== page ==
Use this URL to cite or link to this record in EThOS: https://ethos.bl.uk/OrderDetails.do?uin=uk.bl.ethos.726936
Title: The development of gene drives for genetic control of the malaria mosquito
Author: Hammond, Andrew Marc
ISNI:       0000 0004 6422 7968
Awarding Body: Imperial College London
Current Institution: Imperial College London
Date of Award: 2016
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Abstract:
Genetic drive systems have the potential to modify entire insect populations in a few years through the super-Mendelian inheritance of a genetic trait. We describe a novel gene drive system called CRISPRh, which acts as a selfish genetic element in the malaria mosquito Anopheles gambiae. CRISPRh is a synthetic allele containing CRISPR/Cas9 endonuclease designed to specifically target and insert a copy of itself into its homologous chromosome in the germline of heterozygous individuals. Using a gene targeting approach, we identified three genes that confer recessive female sterility upon disruption. By inserting CRISPRh at each of these genes, we achieved super-Mendelian inheritance of CRISPRh alleles, ranging from 91 to 99.6% of the progeny of heterozygotes. Population modelling predicts that these high rates of transmission and a recessive knockout phenotype would enable CRISPRh alleles to spread rapidly through a wild mosquito population, causing population suppression through the generation of sterile females. We tested the potential of one CRISPRh allele to invade a caged population of naïve mosquitoes and observed an average increase from 50-76.4% over six generations, demonstrating the first gene drive designed to spread through a natural vector population. The CRISPRh constructs described here generate strong unintended fertility effects and are highly susceptible to target site resistance, making them unsuitable for malaria control. We expect that simple modifications can solve these issues and allow the development of gene drives for the suppression of mosquito populations to levels that do not support malaria transmission.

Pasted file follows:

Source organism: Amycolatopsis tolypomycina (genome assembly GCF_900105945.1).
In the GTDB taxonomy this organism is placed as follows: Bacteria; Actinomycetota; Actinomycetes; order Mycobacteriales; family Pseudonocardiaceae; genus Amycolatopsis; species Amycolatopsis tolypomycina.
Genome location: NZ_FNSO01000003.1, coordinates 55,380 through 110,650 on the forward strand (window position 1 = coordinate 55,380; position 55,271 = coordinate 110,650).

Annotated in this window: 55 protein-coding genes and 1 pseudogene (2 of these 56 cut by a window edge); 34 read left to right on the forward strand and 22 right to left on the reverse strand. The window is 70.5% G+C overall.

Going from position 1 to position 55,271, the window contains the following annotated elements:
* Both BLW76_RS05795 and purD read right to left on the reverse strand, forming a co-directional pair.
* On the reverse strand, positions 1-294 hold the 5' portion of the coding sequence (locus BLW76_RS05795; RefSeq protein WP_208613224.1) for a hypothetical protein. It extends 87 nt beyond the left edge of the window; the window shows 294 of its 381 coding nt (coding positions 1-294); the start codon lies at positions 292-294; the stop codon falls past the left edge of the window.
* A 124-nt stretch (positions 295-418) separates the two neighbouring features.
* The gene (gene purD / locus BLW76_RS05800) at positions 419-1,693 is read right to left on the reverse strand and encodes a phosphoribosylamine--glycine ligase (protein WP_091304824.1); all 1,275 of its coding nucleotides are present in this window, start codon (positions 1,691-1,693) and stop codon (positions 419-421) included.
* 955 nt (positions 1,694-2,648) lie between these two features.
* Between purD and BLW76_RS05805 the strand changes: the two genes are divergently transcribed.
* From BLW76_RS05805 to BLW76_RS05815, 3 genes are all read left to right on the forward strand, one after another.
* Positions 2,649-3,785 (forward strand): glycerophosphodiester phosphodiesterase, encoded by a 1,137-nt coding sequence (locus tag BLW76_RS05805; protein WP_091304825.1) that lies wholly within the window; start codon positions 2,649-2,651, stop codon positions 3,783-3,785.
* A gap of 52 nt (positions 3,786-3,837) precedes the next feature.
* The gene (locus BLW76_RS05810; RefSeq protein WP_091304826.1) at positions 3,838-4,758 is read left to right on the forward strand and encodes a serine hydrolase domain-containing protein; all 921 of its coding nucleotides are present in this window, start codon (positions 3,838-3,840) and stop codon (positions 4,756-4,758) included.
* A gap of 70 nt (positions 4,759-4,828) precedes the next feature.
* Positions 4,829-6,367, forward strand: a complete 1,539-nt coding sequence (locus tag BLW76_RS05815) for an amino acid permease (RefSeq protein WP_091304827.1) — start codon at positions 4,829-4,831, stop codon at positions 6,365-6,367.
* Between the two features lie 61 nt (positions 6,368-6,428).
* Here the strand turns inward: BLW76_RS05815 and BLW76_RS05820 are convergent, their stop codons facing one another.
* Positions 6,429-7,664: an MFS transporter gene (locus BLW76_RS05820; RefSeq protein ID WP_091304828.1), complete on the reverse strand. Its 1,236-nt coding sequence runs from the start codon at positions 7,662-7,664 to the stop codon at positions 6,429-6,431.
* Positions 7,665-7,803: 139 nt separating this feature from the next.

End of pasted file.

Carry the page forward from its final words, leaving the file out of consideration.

Supervisor: Crisanti, Andrea ; Nolan, Tony Sponsor: Bill and Melinda Gates Foundation
Qualification Name: Thesis (Ph.D.) Qualification Level: Doctoral
EThOS ID: uk.bl.ethos.726936  DOI: Not available
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